Various capacitors
An assortment of capacitors, including tantalum capacitors, electrolytic capacitors, and ceramic capacitors. Image credit: yurazaga/

Supercapacitors have been mentioned from time to time due to their uses in some hybrid and electric vehicles, as well as other devices, but what are they? A supercapacitor is an electric double-layer capacitor. It differs from a conventional capacitor in that it offers a significantly higher energy density.

As is the case with conventional capacitors, supercapacitors (also called ultracapacitors) store energy as an electric charge. Lithium-ion batteries on the other hand operate by using the electricity supplied by charging to drive a chemical process (which moves lithium ions from one electrode to the next inside the battery). When the process is reverse, the battery generates electricity.

The vast majority of energy storage technologies utilize the concept of using the energy you want to store to drive a process, and that process generates electricity if reversed. Supercapacitors don’t work that way, and that’s what makes them unique (not that anything is wrong with that technique).

Supercapacitors are very simple, have an extremely low internal resistance, and have a long lifespan that can easily exceed 10 years if they aren’t exposed to too much heat or vibration. The two main caveats of supercapacitors is their high cost and low energy-to-weight ratio.

What does a low internal resistance translate to?

  • Fast charging (seconds in the case of supercapacitors).
  • Energy-efficient operation, which results in reduced heat production.
  • Fast discharging: This means that supercapacitors can dump out a massive burst of energy in a very small time frame. This is why they’re considered powerful. One known benefit of this is their ability to provide electric vehicles with strong acceleration.

Supercapacitor Voltage

The voltage of supercapacitors is vastly lower than that of conventional capacitors. However they have a significantly higher energy-to-weight ratio than the conventional ones. The voltage of a supercapacitor  usually ranges from 2.3 to 2.7 volts. 2.7 volts is common for smaller supercapacitors, and you may see some up to 2.85 volts.

This doesn’t mean that you can’t use supercapacitors for applications requiring voltages higher than 2.85 volts. It means that you would have to connect supercapacitors with each other in series in order to do so. You can connect six 2.7V supercapacitors in series to achieve a maximum voltage of 16.2 volts. You also don’t have to charge them all the way to 16.2V.

That would put them in the voltage range required for automotive projects (13 Volts to 14.8 Volts when the engine is running). You could also connect 6 of them in series for off-grid solar projects as well. The maximum voltage would be suitable for solar systems equipped with charge controllers (These systems charge batteries or supercapacitors up to 14.8 Volts, if it is a ’12 Volt’ solar system).

The Purpose Of Supercapacitors

The purpose of supercapacitors is to store energy for later use. This sounds an awful lot like conventional capacitors. However, conventional capacitors are often used for filtering, blocking, and other operations in which they charge and discharge even faster than supercapacitors (this means they are outstandingly fast).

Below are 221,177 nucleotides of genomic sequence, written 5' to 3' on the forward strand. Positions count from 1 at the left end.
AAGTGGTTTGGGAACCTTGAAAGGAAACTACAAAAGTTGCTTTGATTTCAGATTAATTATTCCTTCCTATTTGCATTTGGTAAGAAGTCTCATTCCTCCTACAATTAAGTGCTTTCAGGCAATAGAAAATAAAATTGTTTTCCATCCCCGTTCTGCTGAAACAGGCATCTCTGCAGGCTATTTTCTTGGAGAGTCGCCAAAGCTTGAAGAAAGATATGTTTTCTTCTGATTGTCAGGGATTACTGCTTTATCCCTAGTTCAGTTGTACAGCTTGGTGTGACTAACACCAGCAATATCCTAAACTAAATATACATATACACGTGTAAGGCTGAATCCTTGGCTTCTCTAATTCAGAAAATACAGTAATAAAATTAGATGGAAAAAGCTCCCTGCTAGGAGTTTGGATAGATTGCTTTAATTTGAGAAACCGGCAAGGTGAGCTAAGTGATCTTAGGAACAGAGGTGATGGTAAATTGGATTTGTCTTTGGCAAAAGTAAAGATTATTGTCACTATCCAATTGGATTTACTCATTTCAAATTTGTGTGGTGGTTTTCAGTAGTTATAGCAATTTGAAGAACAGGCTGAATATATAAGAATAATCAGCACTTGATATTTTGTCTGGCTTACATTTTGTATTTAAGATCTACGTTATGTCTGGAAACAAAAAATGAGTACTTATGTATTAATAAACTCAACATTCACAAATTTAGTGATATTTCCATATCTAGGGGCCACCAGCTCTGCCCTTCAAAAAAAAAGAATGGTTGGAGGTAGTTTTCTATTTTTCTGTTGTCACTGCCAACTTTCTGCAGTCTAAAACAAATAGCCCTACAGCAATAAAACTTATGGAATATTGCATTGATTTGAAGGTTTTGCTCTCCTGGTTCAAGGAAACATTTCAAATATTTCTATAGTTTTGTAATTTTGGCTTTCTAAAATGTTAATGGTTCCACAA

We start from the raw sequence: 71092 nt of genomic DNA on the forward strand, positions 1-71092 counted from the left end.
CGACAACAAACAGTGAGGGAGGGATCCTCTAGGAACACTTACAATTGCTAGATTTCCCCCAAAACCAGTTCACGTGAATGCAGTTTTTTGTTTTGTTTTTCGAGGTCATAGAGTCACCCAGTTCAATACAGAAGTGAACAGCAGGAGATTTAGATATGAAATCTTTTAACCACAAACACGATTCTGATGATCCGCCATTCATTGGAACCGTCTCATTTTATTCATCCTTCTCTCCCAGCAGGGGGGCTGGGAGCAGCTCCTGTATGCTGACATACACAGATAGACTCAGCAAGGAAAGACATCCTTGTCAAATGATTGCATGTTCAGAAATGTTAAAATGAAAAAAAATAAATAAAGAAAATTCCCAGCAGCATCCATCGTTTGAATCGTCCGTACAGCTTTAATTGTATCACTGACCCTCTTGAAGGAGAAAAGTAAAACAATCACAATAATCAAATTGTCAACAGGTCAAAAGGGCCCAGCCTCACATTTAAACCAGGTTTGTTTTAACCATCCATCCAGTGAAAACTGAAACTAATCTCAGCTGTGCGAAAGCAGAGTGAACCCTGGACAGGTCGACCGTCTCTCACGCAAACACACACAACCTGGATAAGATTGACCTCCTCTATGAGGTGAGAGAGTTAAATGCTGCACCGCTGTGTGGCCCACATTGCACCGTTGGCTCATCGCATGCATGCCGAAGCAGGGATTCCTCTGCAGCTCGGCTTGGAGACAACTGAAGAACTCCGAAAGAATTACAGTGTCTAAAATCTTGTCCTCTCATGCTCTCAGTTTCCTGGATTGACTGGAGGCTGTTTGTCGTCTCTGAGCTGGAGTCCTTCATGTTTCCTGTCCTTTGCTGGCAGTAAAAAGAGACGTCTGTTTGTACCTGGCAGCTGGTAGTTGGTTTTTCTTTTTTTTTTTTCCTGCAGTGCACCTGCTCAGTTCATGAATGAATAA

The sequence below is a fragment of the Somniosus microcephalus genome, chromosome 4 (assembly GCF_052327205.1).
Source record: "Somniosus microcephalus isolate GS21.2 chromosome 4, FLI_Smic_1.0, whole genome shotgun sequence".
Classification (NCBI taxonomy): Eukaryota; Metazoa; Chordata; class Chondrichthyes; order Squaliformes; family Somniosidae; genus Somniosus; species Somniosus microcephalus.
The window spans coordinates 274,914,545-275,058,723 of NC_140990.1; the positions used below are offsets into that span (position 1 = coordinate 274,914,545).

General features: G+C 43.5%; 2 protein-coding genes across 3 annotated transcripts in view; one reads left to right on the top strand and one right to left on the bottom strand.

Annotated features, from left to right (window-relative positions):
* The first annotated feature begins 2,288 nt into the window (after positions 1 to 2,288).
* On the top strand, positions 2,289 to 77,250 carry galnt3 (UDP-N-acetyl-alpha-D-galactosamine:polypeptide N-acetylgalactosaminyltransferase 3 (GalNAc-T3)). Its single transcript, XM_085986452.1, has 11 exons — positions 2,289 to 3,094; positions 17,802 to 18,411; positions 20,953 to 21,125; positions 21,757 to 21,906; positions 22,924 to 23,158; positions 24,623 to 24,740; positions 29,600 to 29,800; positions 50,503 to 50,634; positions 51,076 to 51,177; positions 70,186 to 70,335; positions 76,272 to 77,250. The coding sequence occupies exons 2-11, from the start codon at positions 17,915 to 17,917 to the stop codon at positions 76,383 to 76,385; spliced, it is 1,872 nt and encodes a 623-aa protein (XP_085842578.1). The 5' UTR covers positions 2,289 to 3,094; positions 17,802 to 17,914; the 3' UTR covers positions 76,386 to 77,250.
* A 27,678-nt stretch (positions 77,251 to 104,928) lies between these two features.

While conventional capacitors store energy, they are not usually used to provide (sustained) power to a watch or motor for example (because their storage capacity is too minute to be useful). Supercapacitors bring some of the benefits (such as longevity, speed and power) to energy storage so that they can power small electronic devices for hours per charge — or even days.

Other uses of supercapacitors include powering RTCs, kinetic watches, rechargeable clocks, and 5V USB projects. I used a pair of 2.7V 350 Farad supercapacitors (5.4 volts total) as a backup battery to power a Raspberry Pi 3B. I also the supercapacitors to power a microcontroller via USB.

Energy Density Of Supercapacitors

The gravimetric energy density of supercapacitors is below 15 Wh/kg. They have been improving (and vary quite a bit), but this is well below the energy density of lithium-ion batteries, which is usually between 95 Wh/kg and 243 Wh/kg. It also falls below the energy-density of lead-acid batteries (35  Wh/kg to 40 Wh/kg) — However, supercapacitors massively outperform lead-acid batteries (with regards to power output over brief time periods in the order of seconds).

The poor energy density of lead-acid batteries is the reason that your car battery weights over 20 pounds! Bear in mind that lead-acid batteries do have to be significantly larger than supercapacitors if you want to start a car with them. The reason is the high internal resistance of lead-acid batteries, which limits them to discharging relatively little current at a time.

Are Supercapacitors Dangerous?

I can’t say I know much about the overall dangers of these capacitors. However, supercapacitors’ risk of electric shock is determined primarily by their voltage and state-of-charge. The risk of electric shock is not determined by how much energy they store, but their ability to discharge it — this is where voltage (electromotive force) comes in.

A 1,000 Volt capacitor (super or not) is far more dangerous than a 10 Volt one. Even if it stores less energy than a watch battery (and this actually is the case most of the time!). The high voltage is what causes that small current to flow, and therefore do harm. Voltage is called electromotive force for a reason! A 1,000 Volt capacitor the size of your palm is vastly more dangerous than a car battery — and the car battery stores many times more energy. The reason is that the car battery is only 12 Volts.